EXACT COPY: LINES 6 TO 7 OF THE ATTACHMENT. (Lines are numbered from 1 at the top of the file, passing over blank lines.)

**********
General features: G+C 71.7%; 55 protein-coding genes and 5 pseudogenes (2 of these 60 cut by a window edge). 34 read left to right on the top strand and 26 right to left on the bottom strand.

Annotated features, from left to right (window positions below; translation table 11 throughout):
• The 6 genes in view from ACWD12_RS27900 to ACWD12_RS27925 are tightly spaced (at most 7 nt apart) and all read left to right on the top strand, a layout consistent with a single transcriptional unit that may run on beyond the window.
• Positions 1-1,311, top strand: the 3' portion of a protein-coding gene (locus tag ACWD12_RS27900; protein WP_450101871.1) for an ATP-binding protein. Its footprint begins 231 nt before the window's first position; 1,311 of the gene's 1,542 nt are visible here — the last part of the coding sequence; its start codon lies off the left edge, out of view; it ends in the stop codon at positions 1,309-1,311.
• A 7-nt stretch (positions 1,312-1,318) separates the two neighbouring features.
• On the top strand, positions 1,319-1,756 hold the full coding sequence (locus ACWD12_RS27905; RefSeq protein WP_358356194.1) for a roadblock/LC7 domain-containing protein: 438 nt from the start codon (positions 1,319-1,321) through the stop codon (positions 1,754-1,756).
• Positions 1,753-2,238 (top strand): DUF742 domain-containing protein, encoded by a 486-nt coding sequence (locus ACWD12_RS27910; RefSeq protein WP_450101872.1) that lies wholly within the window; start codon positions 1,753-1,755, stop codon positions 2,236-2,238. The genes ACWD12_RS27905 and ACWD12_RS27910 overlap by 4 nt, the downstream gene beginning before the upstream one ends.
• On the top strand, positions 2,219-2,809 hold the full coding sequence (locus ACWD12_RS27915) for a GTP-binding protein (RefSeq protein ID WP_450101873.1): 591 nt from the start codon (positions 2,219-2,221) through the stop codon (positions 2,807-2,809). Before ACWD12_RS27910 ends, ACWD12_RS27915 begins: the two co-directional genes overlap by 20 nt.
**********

• On the top strand, positions 1,319-1,756 hold the full coding sequence (locus ACWD12_RS27905; RefSeq protein WP_358356194.1) for a roadblock/LC7 domain-containing protein: 438 nt from the start codon (positions 1,319-1,321) through the stop codon (positions 1,754-1,756).
• Positions 1,753-2,238 (top strand): DUF742 domain-containing protein, encoded by a 486-nt coding sequence (locus ACWD12_RS27910; RefSeq protein WP_450101872.1) that lies wholly within the window; start codon positions 1,753-1,755, stop codon positions 2,236-2,238. The genes ACWD12_RS27905 and ACWD12_RS27910 overlap by 4 nt, the downstream gene beginning before the upstream one ends.